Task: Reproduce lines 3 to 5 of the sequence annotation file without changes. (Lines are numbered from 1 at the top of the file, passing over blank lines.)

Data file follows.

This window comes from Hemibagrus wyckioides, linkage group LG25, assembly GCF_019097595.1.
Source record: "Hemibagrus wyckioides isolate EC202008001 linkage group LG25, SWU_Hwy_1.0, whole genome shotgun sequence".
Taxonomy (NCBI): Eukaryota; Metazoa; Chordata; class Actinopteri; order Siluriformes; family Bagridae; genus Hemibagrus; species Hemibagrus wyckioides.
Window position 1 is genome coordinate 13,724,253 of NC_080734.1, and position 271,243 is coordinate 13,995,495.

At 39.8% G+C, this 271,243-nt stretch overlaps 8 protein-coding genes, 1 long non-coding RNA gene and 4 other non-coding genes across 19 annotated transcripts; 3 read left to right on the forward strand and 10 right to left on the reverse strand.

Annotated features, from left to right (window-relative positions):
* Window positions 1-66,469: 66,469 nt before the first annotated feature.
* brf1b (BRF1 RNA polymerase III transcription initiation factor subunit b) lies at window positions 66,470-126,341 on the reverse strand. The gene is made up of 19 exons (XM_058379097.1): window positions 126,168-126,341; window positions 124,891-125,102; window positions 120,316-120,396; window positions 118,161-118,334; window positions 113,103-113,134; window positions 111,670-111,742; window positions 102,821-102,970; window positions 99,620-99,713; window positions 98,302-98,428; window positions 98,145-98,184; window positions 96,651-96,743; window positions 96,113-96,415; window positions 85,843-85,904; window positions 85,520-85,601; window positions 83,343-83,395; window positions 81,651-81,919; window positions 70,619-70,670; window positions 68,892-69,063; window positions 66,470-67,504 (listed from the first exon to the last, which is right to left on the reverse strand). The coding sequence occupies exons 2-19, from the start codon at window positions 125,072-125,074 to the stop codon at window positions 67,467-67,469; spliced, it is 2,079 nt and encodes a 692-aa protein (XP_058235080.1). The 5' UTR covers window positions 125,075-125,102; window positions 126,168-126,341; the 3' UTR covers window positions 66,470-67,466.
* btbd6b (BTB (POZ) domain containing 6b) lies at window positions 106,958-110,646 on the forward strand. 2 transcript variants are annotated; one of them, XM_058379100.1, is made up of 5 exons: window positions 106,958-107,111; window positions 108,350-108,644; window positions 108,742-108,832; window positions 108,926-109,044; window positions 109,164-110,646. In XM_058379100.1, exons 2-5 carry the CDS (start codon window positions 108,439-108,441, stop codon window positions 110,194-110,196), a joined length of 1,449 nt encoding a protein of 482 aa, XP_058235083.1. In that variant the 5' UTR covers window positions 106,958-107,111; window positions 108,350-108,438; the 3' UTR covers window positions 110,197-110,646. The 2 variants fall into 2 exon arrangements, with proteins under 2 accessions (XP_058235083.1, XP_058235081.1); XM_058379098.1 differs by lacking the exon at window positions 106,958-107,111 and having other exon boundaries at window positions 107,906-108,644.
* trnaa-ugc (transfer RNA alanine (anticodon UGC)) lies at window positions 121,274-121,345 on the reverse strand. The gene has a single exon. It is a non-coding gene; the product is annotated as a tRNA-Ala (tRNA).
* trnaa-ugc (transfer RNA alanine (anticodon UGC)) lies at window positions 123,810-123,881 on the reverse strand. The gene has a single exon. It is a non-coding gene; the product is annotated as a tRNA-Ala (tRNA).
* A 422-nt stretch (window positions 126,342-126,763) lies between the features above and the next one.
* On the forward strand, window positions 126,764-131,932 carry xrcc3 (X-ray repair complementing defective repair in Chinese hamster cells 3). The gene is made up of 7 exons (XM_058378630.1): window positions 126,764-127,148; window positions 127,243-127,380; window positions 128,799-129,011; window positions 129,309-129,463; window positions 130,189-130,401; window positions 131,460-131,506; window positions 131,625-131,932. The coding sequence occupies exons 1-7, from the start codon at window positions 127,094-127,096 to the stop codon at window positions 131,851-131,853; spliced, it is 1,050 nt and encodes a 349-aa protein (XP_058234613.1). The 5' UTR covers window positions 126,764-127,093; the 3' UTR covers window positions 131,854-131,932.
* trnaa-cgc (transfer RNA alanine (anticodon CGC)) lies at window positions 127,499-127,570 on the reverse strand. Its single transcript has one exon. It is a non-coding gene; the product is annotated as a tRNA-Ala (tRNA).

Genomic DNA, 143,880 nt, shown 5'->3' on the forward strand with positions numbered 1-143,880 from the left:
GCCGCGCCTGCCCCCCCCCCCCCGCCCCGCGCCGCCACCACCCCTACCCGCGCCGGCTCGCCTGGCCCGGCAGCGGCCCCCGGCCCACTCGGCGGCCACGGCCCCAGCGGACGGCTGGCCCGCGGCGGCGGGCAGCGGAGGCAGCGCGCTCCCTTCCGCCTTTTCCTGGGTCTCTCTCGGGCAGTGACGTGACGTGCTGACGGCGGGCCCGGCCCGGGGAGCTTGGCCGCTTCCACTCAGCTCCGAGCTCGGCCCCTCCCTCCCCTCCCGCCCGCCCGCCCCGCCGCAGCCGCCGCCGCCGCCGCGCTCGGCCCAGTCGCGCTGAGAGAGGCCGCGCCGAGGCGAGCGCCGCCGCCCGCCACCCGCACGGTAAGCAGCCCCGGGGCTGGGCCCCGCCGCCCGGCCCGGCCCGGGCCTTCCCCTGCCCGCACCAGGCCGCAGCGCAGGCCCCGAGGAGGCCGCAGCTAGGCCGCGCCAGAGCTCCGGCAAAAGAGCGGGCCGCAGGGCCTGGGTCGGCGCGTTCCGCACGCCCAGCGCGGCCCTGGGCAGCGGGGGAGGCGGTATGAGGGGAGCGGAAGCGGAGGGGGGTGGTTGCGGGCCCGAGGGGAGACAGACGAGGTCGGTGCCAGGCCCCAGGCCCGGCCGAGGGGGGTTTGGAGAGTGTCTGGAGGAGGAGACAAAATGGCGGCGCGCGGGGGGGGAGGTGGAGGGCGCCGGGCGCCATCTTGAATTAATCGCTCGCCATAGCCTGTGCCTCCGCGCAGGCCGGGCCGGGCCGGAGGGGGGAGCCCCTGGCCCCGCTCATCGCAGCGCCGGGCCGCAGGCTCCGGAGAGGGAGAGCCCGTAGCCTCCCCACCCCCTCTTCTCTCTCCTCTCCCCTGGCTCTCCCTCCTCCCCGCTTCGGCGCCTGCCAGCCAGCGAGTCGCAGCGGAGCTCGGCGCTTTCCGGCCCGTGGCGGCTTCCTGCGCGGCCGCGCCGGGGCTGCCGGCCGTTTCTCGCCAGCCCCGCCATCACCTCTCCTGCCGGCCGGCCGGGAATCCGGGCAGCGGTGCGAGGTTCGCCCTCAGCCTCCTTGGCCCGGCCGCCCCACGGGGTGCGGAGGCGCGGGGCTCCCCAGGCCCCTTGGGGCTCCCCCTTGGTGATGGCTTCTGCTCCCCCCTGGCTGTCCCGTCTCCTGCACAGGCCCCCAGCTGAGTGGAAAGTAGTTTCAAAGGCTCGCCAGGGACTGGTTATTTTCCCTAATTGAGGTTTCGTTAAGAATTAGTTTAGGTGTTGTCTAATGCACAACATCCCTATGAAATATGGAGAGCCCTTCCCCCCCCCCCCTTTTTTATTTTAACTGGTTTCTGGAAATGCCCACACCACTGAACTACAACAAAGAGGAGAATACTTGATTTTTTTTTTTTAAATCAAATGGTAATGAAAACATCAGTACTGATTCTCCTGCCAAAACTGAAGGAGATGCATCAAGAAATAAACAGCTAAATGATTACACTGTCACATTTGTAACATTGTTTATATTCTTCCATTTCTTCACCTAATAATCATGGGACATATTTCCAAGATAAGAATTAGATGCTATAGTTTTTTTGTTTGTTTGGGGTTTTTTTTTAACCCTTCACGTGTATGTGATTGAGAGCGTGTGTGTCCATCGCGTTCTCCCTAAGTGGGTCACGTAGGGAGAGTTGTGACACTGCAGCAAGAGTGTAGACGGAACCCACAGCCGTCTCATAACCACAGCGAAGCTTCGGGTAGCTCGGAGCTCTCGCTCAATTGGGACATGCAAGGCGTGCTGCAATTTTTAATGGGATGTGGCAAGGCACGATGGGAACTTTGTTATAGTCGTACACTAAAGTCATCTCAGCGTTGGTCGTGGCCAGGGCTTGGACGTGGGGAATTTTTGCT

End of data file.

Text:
Taxonomy (NCBI): Eukaryota; Metazoa; Chordata; class Actinopteri; order Siluriformes; family Bagridae; genus Hemibagrus; species Hemibagrus wyckioides.
Window position 1 is genome coordinate 13,724,253 of NC_080734.1, and position 271,243 is coordinate 13,995,495.

At 39.8% G+C, this 271,243-nt stretch overlaps 8 protein-coding genes, 1 long non-coding RNA gene and 4 other non-coding genes across 19 annotated transcripts; 3 read left to right on the forward strand and 10 right to left on the reverse strand.